Arctic circle to have World's first energy positive hotel

Arctic circle to have Worlds first energy positive hotel

The Arctic Circle has a mystical attraction for travellers seeking to experience one of the world\'s most remote regions before it melts away.

London : The Arctic Circle has a mystical attraction for travellers seeking to experience one of the world's most remote regions before it melts away.

While approaching the Helgeland coastline, in northern Norway, there's a Svartisen glacier spilling down the side of Almlifjellet Mountain. Below, you can see Holandsfjorden fjord an extension of the Norwegian Sea that reflects the blue-toned mountain like a mirror.

It's in this unspoiled environment where the world's first energy-positive hotel, Svart, will open in 2021.

It is designed by international architecture firm Snøhetta and owned by Arctic Adventure of Norway and real estate Company MIRIS quoted CNN Travel.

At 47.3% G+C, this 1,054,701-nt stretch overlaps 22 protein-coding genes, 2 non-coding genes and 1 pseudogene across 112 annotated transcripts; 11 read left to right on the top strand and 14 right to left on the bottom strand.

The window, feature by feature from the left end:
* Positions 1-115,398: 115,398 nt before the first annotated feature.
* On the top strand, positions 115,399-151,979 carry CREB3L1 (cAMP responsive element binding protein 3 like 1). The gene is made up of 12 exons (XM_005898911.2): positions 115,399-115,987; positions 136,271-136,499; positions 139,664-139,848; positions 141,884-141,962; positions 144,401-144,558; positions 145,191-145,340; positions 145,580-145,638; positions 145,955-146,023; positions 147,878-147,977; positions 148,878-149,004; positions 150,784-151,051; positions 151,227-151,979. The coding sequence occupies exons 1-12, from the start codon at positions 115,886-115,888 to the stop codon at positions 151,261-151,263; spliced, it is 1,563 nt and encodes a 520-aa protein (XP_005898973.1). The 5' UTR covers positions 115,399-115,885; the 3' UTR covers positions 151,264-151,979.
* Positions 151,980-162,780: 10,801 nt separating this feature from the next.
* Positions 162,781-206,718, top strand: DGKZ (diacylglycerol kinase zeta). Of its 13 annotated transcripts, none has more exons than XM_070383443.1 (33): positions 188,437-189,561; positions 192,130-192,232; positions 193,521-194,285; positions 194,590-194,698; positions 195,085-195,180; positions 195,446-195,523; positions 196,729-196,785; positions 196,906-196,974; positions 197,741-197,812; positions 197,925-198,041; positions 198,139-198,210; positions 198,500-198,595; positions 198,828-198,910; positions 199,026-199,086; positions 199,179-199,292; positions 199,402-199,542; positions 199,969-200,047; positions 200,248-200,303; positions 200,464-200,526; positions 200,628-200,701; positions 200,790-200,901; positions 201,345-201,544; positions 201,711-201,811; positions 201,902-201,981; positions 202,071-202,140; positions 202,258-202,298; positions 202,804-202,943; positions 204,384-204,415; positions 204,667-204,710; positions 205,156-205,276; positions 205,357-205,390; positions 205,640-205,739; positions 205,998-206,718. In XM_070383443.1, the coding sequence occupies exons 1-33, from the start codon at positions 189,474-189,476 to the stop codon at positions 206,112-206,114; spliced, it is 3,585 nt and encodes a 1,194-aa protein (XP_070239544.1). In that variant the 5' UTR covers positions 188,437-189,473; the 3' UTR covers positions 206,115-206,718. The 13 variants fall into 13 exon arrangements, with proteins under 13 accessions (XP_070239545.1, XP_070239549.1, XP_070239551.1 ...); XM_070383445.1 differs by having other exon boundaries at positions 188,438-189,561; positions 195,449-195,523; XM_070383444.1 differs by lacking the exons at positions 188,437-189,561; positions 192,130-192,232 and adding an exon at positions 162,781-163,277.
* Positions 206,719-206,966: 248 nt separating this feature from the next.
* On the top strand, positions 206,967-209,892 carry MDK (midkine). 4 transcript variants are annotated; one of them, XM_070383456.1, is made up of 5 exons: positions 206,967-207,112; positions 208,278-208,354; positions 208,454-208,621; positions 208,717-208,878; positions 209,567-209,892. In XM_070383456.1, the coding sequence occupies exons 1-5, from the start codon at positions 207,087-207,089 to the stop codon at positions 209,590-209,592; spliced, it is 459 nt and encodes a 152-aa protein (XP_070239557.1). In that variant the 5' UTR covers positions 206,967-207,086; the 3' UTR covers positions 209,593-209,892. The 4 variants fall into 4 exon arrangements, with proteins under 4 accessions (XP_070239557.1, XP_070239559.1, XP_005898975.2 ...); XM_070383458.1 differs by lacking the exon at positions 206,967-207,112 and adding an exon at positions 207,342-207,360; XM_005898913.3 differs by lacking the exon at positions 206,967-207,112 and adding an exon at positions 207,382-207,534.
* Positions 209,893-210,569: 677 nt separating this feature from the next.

To meet the Powerhouse standard, the Snøhetta team had to optimize energy usage across every aspect of the hotel.

The first tactic was deciding to build the property from naturally occurring local materials, such as stone and weather-resistant wood. These require minimal energy to create and transport, unlike fossil fuel-derived cement or steel.

Rationalizing building systems including ventilation, cooling and heating will also keep energy expenditure down.

Shaded terraces, for example, will eliminate the need for air conditioning during the summer, while geothermal wells will heat the building in winter.

Solar power is what will take the hotel from energy efficient to power positive.

Svart's unique aquatic location and window-lined circular shape mean that each room and restaurant will enjoy uninterrupted views of the fjord.

For those concerned about getting too close to nature in a biting Norwegian winter, Stølsnes says guests might be pleasantly surprised.

In the chilly winter months, travellers will have the best chance of seeing the aurora borealis dance above the Svartisen glacier and snow-capped mountains.

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